Due to the traumatic nature of violent crimes, victims and witnesses often experience blocks in their ability to recollect key information and essential elements surrounding the events. Sometimes, the blocks extend over long periods of time, for which the person is unable to recollect any of their memories.
This was the case of a multijurisdictional murder investigation, in which one of the prime suspects contacted me to undergo forensic hypnosis on the recommendation of his legal and medical teams. Our client was unable to recollect any of his memories covering a period of a month and a half leading to the murder of his child in the spring of 2007. He also had no recollection of the week of the murder and wanted to be assisted in recovering every possible memory that could enable him to understand what had happened to his child.
Diagnosed with post-traumatic stress disorder (PTSD), our client indicated he had been going through extensive psychiatric and psychological counseling, twice a week, going over autopsy photos, files and reports, in an attempt to determine the origins of the wounds sustained by his child. Nothing had been successful in enabling him to recover his memories of the events.
To assist the ongoing investigation, our goal was to retrieve our client’s memories relating to the week of the murder and to the events that took place over the course of the month and a half preceding the murder.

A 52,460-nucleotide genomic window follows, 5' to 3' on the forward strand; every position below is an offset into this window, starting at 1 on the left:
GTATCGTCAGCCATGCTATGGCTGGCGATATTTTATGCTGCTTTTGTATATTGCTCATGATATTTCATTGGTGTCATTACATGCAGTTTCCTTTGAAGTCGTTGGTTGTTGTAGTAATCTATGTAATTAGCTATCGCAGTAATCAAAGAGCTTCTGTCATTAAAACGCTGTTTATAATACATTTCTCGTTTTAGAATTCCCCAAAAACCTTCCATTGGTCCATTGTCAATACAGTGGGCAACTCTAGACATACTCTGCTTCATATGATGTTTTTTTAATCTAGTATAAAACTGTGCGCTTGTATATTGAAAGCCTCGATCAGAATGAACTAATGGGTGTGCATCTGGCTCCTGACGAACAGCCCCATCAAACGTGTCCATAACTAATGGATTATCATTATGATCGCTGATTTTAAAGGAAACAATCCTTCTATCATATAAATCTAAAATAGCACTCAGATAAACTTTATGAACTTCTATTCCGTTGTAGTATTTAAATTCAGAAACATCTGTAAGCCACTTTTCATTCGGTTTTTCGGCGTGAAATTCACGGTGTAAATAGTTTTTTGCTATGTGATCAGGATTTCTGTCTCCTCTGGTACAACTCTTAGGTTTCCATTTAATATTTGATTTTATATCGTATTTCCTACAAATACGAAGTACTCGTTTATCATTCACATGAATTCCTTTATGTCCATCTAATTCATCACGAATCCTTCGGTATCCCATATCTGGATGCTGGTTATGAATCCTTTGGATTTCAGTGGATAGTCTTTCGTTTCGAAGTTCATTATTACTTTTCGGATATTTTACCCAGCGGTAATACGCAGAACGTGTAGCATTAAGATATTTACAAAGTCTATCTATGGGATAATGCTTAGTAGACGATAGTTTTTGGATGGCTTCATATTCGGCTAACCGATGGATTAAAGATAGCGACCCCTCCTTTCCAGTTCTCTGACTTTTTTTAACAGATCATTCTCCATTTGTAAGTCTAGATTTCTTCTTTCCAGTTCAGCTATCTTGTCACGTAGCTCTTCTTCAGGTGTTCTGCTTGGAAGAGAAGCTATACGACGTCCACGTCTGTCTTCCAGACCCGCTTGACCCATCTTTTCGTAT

Our client had never been hypnotized and did not have any knowledge, experience or information in the process or nature of hypnosis. In a state of hypnosis, using tactile, olfactory and visual sensory memories, our client was able to recapture the day-to-day chain of events leading to the moment he found his child unresponsive.
His memories of a large segment of time had been repressed, in part due to the traumatic nature of the crime, and also due to the weight of potential consequences.
Stress, fear and trauma can affect the normal functioning of our memory in a number of ways. In some cases, the traumatic event in itself can be partially or entirely repressed from the conscious memory. In other cases, while memories of the traumatic event remain intact, post-traumatic stress disorder can lead to subsequent troubles in the person’s capacity to focus, process, comprehend and retain information following the trauma.
When not properly addressed, flashbacks of a traumatic event can start replaying in the mind in the form of intrusive and uncontrollable thoughts. The feeling, often referred to as broken record, is common in post-traumatic stress disorder, obsessive-compulsive disorder, anxiety and depression.
In addition to assisting the memory retrieval process for crime victims and witnesses, hypnosis enables us to address the secondary effects left behind by trauma and empower survivors to recover their emotional balance, strength and peace of mind.